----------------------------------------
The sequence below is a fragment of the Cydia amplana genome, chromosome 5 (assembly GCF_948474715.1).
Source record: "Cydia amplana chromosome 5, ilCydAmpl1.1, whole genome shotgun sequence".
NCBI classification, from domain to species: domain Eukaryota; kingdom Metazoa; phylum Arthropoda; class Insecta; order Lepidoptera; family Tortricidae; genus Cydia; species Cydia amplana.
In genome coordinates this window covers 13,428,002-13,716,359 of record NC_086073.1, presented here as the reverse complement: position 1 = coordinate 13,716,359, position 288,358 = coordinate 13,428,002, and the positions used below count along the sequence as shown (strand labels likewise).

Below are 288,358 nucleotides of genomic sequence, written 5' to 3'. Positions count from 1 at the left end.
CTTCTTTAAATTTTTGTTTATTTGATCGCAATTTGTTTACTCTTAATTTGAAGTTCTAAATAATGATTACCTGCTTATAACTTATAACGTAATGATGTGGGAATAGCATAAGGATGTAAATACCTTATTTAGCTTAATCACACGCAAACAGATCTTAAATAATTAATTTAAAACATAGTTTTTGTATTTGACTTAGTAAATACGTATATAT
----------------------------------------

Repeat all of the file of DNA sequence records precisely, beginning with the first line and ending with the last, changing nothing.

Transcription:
The sequence below is a fragment of the Cydia amplana genome, chromosome 5 (assembly GCF_948474715.1).
Source record: "Cydia amplana chromosome 5, ilCydAmpl1.1, whole genome shotgun sequence".
NCBI classification, from domain to species: domain Eukaryota; kingdom Metazoa; phylum Arthropoda; class Insecta; order Lepidoptera; family Tortricidae; genus Cydia; species Cydia amplana.
In genome coordinates this window covers 13,428,002-13,716,359 of record NC_086073.1, presented here as the reverse complement: position 1 = coordinate 13,716,359, position 288,358 = coordinate 13,428,002, and the positions used below count along the sequence as shown (strand labels likewise).

Below are 288,358 nucleotides of genomic sequence, written 5' to 3'. Positions count from 1 at the left end.
CTTCTTTAAATTTTTGTTTATTTGATCGCAATTTGTTTACTCTTAATTTGAAGTTCTAAATAATGATTACCTGCTTATAACTTATAACGTAATGATGTGGGAATAGCATAAGGATGTAAATACCTTATTTAGCTTAATCACACGCAAACAGATCTTAAATAATTAATTTAAAACATAGTTTTTGTATTTGACTTAGTAAATACGTATATAT